I had a realization recently. Since I started lifting, I have failed very few reps. It may seem like I am bragging but I am not. Stay with me.
Don’t get me wrong. I have had several instances where I did not successfully complete a rep. I have been unsuccessful in standing up my squat countless times and I have been unsuccessful in a variety of ways. I have barely gotten out of the hole, not been able to stand up at all, and my personal favorite: completed 4 reps in a set of 5 and just decided that the fourth rep was so hard, I shouldn’t even attempt the fifth. If my press gets stuck, it is always just below my forehead and if my deadlift doesn’t effortlessly make it to the middle of my shins, I miss the lift 100% of the time.
But I didn’t fail the vast majority of these missed lifts. I chose not to complete them. And you know what choosing not to complete something is? It’s quitting.
Two things happened to make me realize that I was quitting almost all of my missed reps. First, I saw other Chicago S&C members grinding through insanely long, seemingly impossible reps and successfully completing them.
The champion of conquering the long, slow-starting rep in our gym is Chicago Strength & Conditioning member, Kyle Crowley. Kyle so epitomizes the hard fought rep that we have created a new term in our gym: the “Kyle Grind.”
I have seen Kyle grind through a 12 second squat. I have seen Kyle barely complete a 4th rep on the press by the skin of his teeth, where it looked like he had nothing left, go for the 5th rep, and complete that too. I see Kyle do this pretty much every week. Kyle fails reps too but when he fails, it is after multiple seconds of not giving up. He never fails fast.
By contrast, I have consistently noticed that most people, myself included, fail reps very fast. There is no grind. There is no watching the bar slowly inch upward. The rep just ends abruptly.
I started thinking that these “failed” reps weren’t failed at all. Maybe all of us lifters were choosing to quit. Maybe we convince ourselves that if our deadlift doesn’t effortlessly make it to a certain point, we’re doomed to failure and don’t even try to grind out those early inches.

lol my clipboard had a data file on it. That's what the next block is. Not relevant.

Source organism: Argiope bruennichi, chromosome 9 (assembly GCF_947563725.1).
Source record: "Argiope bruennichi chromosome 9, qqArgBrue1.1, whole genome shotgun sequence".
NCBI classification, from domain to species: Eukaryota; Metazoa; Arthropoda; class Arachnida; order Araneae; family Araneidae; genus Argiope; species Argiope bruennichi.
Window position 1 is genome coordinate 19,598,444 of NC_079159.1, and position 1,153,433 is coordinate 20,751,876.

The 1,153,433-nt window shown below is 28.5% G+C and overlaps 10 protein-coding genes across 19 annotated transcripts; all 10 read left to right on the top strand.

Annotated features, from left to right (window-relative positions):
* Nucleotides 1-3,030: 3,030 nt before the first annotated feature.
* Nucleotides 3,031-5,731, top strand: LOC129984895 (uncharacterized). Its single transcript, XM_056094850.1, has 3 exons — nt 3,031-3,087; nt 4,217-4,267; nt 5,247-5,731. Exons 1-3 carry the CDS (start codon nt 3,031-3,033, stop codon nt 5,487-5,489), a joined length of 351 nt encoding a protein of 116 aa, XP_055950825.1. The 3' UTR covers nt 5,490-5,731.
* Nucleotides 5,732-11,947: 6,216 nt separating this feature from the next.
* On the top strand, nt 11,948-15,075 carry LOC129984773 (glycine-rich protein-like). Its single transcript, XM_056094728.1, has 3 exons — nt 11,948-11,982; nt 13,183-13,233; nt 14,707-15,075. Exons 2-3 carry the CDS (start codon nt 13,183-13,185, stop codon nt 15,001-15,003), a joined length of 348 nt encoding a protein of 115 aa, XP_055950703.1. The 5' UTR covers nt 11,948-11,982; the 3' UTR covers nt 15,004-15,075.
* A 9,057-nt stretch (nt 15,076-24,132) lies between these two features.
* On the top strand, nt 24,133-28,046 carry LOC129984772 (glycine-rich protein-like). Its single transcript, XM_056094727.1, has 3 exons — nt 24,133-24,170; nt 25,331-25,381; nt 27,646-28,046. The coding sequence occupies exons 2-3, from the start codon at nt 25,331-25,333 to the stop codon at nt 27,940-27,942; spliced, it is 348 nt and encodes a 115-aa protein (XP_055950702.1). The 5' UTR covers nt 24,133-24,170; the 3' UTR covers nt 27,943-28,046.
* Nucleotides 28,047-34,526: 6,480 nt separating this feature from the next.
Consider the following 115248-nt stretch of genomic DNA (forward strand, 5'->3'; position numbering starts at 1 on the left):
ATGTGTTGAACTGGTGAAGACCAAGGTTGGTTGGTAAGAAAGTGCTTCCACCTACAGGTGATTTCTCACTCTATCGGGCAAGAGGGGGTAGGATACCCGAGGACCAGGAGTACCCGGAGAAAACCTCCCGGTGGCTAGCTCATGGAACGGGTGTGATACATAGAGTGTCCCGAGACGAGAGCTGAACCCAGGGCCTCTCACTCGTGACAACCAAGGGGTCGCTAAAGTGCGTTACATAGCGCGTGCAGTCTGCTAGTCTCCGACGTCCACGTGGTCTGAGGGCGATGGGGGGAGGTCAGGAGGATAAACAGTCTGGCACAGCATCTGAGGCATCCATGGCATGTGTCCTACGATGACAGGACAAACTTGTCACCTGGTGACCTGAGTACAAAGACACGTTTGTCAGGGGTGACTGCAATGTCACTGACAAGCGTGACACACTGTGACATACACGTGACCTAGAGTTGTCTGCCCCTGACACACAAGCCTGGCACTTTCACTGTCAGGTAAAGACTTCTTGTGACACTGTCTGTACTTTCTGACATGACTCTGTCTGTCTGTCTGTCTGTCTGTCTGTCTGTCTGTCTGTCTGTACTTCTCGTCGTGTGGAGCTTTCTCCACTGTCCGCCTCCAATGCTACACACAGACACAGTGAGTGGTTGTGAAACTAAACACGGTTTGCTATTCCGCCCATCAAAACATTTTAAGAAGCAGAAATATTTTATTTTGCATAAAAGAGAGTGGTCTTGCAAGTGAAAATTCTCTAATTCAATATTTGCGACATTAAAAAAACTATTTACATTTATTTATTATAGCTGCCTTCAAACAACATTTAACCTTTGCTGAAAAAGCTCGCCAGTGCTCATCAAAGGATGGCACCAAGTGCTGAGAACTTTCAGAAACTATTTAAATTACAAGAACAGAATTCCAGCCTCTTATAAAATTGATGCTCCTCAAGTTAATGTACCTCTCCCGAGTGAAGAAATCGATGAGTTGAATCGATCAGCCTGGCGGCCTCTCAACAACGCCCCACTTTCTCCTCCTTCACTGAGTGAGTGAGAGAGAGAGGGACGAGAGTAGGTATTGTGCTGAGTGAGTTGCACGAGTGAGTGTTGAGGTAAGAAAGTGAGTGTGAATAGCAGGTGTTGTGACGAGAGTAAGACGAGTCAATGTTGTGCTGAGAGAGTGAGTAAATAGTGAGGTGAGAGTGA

And then the second thing happened to make me see I was quitting most of my reps. I had two reps where I engaged in the Kyle Grind.
It was a week before the Starting Strength Challenge and I was having a really bad training week. I felt weak physically but determined mentally. I squatted a heavy single and it felt ungodly heavy the moment I got in the hole. It felt heavy the way that past reps I had missed felt heavy. But I committed to trying to stand that weight up until my body actually failed. It took 8 seconds but I stood that sucker up. Then, I deadlifted a heavy single. It felt heavy the moment it got a millimeter off the ground. I had never successfully completed a deadlift rep that felt heavy that early. Never. I actually had time to think that thought. But I pushed the thought aside and kept pulling. The rep was so slow that Coach Dave had time to yell “it’s still moving, just get it above your knees.” I completed that rep.
Never in my three years of lifting had I completed such slow lifts. I had always quit reps that were too hard too soon. I had never committed to the Kyle Grind.
I encourage all lifters to look inward and reflect on past lifts. Do you ever complete slow lifts or do you always fail immediately? Do your coaches have time to yell encouragement at you in complete sentences or is the rep over before they can even get a word out? Be honest with yourself. You know the answer.
Aspire to have some slow reps. It’s ok to fail but most of your “fails” aren’t fails at all. Compete against Kyle for speed. If you can have a rep slower than Kyle’s slowest rep, you’re doing something right.
The perfect example of the Kyle Grind occurred a few weeks ago. Kyle was going for a bench press PR and the bar came off of his chest very slowly. If it had been anyone else, I would have thought there was no way he was completing that rep but because it was Kyle, the actual thought that flashed through my brain was “He’s got that bar right where he wants it.” And I was right. Kyle PR’ed his bench that day after completing a long, slow rep.
The next time the weight feels heavy, don’t decide to quit. Decide to commit to the Kyle Grind.